Ernest Fleischmann, Longtime Head of L.A. Philharmonic, Dead at 85

Manager revived Hollywood Bowl, transformed orchestra

Ernest Fleischmann, the longtime head of the Los Angeles Philharmonic, died on Sunday after a long illness. He was 85.

Fleischmann joined the philharmonic in 1969.

He revived the Hollywood Bowl and championed the creation of Walt Disney Hall, working with architect Frank Gehry.

Gehry told the Los Angeles Times Fleischmann “became one of my best friends.”

“The unique and blessed musical landscape we inhabit in 21st century Los Angeles was made possible by a cultural giant of the 20th — Ernest Fleischmann,” Deborah Borda, the philharmonic’s president, said in a statement. "To say that we stand upon his shoulders is a proven fact. He will be terribly missed."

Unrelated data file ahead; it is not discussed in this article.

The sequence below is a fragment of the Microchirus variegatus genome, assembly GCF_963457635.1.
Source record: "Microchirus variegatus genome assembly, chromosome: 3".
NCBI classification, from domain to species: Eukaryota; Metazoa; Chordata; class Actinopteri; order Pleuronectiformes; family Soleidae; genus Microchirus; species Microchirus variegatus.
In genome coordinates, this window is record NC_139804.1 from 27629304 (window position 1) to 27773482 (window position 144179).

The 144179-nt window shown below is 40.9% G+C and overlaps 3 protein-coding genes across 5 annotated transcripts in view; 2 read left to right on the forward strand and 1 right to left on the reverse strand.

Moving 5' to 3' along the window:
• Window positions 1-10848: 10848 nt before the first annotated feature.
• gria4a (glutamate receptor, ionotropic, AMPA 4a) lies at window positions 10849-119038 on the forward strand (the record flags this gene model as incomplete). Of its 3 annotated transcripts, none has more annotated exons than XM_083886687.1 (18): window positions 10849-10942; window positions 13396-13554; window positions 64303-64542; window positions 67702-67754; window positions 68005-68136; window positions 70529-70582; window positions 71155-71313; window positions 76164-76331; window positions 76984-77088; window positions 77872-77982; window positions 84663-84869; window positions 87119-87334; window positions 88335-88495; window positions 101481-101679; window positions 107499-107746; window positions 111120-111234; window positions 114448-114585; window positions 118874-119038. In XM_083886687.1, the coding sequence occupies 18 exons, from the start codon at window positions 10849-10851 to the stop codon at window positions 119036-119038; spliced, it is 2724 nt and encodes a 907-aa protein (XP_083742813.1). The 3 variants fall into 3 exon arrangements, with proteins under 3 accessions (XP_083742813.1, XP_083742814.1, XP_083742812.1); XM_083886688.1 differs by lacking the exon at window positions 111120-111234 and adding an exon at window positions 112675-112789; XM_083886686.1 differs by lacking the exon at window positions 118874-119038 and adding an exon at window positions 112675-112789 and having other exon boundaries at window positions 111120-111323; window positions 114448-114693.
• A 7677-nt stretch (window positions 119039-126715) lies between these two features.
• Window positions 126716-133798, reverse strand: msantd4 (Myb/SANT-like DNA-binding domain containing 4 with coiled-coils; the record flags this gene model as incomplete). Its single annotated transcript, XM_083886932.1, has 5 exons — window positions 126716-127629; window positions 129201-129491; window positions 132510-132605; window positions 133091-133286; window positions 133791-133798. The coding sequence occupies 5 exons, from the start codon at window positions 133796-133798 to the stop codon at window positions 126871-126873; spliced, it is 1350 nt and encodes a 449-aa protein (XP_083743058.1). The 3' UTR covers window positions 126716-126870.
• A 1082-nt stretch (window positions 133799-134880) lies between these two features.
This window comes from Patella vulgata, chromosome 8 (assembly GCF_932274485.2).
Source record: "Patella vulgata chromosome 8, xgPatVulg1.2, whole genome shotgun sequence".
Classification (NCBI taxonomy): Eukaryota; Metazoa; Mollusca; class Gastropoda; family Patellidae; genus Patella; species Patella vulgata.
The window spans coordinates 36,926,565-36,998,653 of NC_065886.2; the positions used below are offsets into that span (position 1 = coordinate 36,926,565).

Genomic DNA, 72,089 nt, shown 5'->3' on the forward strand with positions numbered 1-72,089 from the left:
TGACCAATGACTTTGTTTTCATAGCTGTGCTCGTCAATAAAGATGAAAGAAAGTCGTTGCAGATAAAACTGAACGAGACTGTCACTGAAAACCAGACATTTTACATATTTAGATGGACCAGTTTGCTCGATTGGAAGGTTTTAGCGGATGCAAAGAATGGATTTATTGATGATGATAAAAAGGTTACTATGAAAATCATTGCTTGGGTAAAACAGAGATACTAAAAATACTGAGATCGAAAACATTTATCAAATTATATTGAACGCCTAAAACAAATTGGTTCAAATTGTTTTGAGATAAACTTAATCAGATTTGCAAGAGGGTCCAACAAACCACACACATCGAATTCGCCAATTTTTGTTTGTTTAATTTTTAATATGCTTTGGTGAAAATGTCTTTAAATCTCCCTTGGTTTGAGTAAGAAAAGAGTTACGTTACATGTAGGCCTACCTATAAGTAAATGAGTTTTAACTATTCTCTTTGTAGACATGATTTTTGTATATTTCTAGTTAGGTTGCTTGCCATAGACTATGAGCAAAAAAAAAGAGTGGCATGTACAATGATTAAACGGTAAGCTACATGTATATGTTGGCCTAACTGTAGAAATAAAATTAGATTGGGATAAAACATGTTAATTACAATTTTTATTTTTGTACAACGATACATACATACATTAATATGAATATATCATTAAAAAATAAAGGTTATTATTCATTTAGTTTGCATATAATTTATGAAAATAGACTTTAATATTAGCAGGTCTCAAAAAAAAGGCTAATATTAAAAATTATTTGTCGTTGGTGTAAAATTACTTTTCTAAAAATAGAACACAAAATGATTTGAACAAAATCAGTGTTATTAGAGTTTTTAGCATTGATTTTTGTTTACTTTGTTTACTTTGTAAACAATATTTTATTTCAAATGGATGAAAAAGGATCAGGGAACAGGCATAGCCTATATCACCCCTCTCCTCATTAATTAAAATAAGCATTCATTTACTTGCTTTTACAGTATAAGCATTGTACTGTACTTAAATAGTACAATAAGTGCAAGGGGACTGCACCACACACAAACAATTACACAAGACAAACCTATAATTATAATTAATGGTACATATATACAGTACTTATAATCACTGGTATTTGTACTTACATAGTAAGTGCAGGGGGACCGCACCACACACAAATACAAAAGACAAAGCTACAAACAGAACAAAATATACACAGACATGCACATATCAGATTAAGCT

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Loved and hated — sometimes by the same people — Fleischmann imposed his will by cajoling, shouting at, persuading, charming and intimidating those around him. Even those who questioned or chafed at Fleischmann’s stratagems generally conceded that they always were in the service of making the Philharmonic better.

Fleischmann is survived by his three children, Stephanie, Martin and Jessica. Memorial services will be private, but a public memorial concert is planned for the fall.